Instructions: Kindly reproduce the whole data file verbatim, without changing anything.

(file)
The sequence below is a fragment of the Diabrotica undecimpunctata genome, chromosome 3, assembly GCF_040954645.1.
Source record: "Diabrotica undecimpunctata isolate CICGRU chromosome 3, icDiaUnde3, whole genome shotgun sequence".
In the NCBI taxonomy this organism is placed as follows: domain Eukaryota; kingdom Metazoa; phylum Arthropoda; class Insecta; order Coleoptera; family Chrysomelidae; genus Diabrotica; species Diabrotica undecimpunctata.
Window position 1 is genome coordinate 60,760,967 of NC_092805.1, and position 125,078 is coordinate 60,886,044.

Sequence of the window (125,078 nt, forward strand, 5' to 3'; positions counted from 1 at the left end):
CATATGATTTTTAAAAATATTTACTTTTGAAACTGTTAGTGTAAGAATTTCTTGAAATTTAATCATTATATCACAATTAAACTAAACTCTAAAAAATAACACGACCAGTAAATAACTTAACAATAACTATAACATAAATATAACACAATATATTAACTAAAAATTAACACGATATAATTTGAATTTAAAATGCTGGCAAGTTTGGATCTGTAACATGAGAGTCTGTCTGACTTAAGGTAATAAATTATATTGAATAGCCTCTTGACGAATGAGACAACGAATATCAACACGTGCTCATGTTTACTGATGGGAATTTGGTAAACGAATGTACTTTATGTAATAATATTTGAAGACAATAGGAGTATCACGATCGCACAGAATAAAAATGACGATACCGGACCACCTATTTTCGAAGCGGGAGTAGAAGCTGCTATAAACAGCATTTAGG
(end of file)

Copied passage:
The sequence below is a fragment of the Diabrotica undecimpunctata genome, chromosome 3, assembly GCF_040954645.1.
Source record: "Diabrotica undecimpunctata isolate CICGRU chromosome 3, icDiaUnde3, whole genome shotgun sequence".
In the NCBI taxonomy this organism is placed as follows: domain Eukaryota; kingdom Metazoa; phylum Arthropoda; class Insecta; order Coleoptera; family Chrysomelidae; genus Diabrotica; species Diabrotica undecimpunctata.
Window position 1 is genome coordinate 60,760,967 of NC_092805.1, and position 125,078 is coordinate 60,886,044.

Sequence of the window (125,078 nt, forward strand, 5' to 3'; positions counted from 1 at the left end):
CATATGATTTTTAAAAATATTTACTTTTGAAACTGTTAGTGTAAGAATTTCTTGAAATTTAATCATTATATCACAATTAAACTAAACTCTAAAAAATAACACGACCAGTAAATAACTTAACAATAACTATAACATAAATATAACACAATATATTAACTAAAAATTAACACGATATAATTTGAATTTAAAATGCTGGCAAGTTTGGATCTGTAACATGAGAGTCTGTCTGACTTAAGGTAATAAATTATATTGAATAGCCTCTTGACGAATGAGACAACGAATATCAACACGTGCTCATGTTTACTGATGGGAATTTGGTAAACGAATGTACTTTATGTAATAATATTTGAAGACAATAGGAGTATCACGATCGCACAGAATAAAAATGACGATACCGGACCACCTATTTTCGAAGCGGGAGTAGAAGCTGCTATAAACAGCATTTAGG